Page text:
Motivating a workforce to operate at maximum capacity is no easy task. The ability to produce and maintain thriving human capital is one of the primary factors that differentiates a prospering business from those that struggle. On the flip side, what are signs of complacent staff?
In any workplace, it’s natural for staff engagement levels to fluctuate, with some better engaged than others. Generally, it can be said that high-performing staff are most likely to remain engaged over the long-term because it is this very aspect that tends to differentiate them from others.
When identifying the level of engagement of each individual, consider if staff are making forward traction towards their professional goals and targets in the workplace. Do they contribute in public forums such as team meetings or group work? Do they take initiative? Are they eager to put their hand up for new projects, clients or to collaborate with others across the organisation? Maybe not. If this is the case, unfortunately engagement alarm bells should be ringing.
In the era of increasing workforce mobility and record-low unemployment, employers need to employ innovative and creative strategies to engage staff, which means providing them with “challenges, diversity, relationships, and advancement opportunities.” 
Keep a eye out for staff whose enthusiasm for work, including new projects and obligations, seems to be wavering and who appear to be ‘dropping the ball’. These are clear indicators of reduced initiative. When initiative is in decline, staff may become complacent about taking on any new work, aside from that already contained within their position description.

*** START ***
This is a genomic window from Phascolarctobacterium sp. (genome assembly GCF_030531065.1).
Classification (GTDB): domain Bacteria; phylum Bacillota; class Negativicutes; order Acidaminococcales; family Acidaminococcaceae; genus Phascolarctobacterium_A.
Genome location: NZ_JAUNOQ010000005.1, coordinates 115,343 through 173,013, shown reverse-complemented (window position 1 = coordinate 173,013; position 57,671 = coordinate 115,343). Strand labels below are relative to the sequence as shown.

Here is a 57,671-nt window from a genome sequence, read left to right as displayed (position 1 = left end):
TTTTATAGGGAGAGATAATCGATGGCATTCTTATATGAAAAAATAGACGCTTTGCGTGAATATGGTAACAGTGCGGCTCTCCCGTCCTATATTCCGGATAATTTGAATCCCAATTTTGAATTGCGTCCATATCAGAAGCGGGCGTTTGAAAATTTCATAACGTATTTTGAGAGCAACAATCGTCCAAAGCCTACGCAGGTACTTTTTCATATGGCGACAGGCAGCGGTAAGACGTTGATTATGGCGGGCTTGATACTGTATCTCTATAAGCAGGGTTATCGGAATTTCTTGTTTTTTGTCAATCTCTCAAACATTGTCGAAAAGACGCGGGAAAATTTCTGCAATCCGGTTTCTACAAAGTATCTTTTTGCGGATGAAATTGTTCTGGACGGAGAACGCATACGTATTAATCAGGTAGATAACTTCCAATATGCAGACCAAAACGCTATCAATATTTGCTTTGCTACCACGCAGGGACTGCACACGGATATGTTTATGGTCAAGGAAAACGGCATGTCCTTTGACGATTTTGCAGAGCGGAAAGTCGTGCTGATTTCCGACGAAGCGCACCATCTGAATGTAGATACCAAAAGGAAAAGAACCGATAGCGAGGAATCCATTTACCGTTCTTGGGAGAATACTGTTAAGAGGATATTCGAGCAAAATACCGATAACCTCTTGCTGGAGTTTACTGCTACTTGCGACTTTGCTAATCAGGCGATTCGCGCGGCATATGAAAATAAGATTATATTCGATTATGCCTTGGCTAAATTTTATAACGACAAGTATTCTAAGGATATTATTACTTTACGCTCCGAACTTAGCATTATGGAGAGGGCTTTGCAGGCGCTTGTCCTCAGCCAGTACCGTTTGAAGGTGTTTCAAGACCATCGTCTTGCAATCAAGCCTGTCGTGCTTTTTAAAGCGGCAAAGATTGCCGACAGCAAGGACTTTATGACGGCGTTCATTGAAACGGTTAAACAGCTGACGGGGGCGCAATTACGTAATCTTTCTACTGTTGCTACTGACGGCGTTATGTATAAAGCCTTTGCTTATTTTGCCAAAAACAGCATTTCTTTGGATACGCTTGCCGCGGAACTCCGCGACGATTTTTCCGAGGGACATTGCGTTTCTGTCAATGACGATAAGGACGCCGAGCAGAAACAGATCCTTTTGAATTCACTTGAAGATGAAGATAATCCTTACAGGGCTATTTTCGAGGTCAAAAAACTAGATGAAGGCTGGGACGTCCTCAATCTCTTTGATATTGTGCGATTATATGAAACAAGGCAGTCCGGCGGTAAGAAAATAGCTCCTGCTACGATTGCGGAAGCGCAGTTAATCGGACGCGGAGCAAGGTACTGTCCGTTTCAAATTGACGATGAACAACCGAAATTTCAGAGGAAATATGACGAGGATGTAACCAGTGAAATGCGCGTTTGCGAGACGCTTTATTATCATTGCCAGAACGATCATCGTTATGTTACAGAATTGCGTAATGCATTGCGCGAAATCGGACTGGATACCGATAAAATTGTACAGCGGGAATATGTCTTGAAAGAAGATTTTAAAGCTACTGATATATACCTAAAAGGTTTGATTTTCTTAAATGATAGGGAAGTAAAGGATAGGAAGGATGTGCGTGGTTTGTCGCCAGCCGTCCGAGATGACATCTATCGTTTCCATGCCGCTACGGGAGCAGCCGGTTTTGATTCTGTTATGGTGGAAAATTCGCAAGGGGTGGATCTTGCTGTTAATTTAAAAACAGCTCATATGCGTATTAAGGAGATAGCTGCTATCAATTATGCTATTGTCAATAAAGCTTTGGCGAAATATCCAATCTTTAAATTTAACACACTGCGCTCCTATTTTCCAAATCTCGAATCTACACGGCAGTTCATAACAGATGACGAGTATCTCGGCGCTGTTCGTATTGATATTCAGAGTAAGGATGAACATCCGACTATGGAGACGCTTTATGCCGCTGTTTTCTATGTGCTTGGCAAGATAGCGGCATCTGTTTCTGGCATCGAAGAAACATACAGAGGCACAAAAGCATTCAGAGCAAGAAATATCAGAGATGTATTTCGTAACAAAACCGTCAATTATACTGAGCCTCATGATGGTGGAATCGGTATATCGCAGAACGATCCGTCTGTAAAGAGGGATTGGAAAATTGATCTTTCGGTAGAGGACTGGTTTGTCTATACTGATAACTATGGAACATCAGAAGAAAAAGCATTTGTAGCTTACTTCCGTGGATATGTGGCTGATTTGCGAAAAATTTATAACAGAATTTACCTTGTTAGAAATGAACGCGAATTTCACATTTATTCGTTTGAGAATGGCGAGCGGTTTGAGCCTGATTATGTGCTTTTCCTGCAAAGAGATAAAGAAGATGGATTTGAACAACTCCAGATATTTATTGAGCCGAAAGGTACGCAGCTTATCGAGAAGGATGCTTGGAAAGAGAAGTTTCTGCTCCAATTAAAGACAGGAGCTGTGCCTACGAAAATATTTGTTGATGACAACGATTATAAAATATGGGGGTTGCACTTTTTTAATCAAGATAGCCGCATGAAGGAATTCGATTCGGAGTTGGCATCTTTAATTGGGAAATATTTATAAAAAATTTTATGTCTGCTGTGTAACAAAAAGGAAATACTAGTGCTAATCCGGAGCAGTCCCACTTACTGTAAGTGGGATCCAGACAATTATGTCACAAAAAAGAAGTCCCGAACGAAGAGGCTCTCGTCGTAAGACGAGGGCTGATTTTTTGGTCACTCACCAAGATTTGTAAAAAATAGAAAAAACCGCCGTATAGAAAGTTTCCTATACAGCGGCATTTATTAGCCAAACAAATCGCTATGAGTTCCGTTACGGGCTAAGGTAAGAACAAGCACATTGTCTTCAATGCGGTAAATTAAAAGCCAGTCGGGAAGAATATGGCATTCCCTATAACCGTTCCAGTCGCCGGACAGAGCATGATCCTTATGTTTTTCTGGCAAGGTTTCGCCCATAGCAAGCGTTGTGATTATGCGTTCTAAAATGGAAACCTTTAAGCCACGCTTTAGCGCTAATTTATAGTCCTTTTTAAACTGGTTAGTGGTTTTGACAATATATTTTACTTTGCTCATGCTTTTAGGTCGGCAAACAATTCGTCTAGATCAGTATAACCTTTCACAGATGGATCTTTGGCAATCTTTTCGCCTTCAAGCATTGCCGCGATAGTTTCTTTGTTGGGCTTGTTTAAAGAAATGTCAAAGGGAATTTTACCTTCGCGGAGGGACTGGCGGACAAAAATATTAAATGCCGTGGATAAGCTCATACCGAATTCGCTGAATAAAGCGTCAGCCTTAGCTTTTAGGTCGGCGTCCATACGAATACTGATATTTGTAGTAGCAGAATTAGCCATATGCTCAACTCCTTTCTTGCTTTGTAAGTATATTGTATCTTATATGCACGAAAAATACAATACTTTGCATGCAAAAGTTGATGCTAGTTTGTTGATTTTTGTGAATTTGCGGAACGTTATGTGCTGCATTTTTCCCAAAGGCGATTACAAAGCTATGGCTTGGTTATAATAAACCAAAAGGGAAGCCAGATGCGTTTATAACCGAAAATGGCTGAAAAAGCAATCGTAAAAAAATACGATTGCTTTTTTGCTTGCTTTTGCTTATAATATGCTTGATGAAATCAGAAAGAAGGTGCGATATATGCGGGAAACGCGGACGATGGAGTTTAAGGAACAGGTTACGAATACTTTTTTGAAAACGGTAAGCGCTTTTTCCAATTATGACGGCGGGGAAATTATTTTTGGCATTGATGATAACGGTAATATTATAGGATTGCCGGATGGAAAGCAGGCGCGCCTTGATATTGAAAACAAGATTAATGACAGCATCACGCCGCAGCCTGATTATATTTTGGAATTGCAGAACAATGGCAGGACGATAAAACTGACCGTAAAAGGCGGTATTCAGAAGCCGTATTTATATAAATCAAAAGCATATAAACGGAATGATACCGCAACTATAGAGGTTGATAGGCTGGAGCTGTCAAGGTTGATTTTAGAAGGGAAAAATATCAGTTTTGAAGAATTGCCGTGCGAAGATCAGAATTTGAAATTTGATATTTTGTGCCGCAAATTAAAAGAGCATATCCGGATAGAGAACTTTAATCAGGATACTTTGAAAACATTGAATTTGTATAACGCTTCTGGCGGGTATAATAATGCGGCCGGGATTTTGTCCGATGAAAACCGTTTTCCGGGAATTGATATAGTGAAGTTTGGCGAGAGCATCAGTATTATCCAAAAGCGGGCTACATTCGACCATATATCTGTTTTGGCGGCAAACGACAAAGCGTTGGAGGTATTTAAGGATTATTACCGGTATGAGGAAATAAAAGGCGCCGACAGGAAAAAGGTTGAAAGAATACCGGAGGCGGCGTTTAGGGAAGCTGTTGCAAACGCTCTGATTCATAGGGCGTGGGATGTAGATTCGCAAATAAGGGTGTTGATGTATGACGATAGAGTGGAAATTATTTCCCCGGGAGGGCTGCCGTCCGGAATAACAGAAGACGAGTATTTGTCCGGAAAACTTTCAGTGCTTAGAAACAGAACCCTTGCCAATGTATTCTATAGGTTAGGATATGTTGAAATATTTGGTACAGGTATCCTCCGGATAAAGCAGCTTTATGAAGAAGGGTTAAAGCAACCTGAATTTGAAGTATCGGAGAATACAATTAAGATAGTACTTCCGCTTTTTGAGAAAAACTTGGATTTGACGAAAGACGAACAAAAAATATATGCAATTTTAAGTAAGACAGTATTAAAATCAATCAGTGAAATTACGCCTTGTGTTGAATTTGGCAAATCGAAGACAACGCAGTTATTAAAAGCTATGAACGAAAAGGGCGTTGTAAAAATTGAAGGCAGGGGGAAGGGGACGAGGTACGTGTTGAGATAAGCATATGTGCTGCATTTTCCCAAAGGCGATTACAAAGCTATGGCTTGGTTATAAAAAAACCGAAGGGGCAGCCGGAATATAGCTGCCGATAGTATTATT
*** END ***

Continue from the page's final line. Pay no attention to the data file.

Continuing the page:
3. Personal and professional investment
When an employee becomes complacent, they’re likely to gradually stop investing in their own forward career trajectory. Warning signs may include failing to participate in internal and external professional development opportunities or failing to complete further studies. Employing staff who fail to up-skill or remain at the forefront of industry developments can become detrimental to the bottom line of a business. It can undoubtedly carry financial impact, but may also carry broader regulatory compliance issues along with it.
4. Cutting Corners
Complacent staff may cut corners whenever the opportunity is presented. They may complete work by the due date as required but may not necessarily complete it to the best of their ability or to the standard from which the company would best benefit. Sometimes this may cause a safety hazard for the employee or for other staff. On other occasions, it may provide a regulatory risk for the organisation. Research has linked it to “a range of negative outcomes such as low job performance, safety violations and serious injuries.” 
Failure to participate in teamwork is a cause for concern. Alarmingly, one report found 49% of Australian workers “fail to see the benefit of teamwork”. 
For the majority however, many enjoy opportunities to collaborate with others, either within their immediate team or with colleagues across different departments. Complacent employees avoid team work and may fail to instigate collaborative opportunities. They are not likely to seek the opinion of others and may also refrain from offering feedback that may have formerly brought them pleasure in doing so.
It takes a unique leader to truly motivate and inspire staff  and creating and maintaining an engaged workforce isn’t easy. Maintaining a keen eye for complacency in your workforce means you’ll be in the best position to implement mitigation strategies as soon as it rears its potentially problematic head.
About the author
Joe Flanagan is the Senior Career Advisor at outplacement and recruitment service VelvetJobs. With expertise in job search and curation, resume building, interview skills and overall career transition. When he’s not trying to reduce the unemployment rate you can find him hitting the gym and independently travelling around the globe.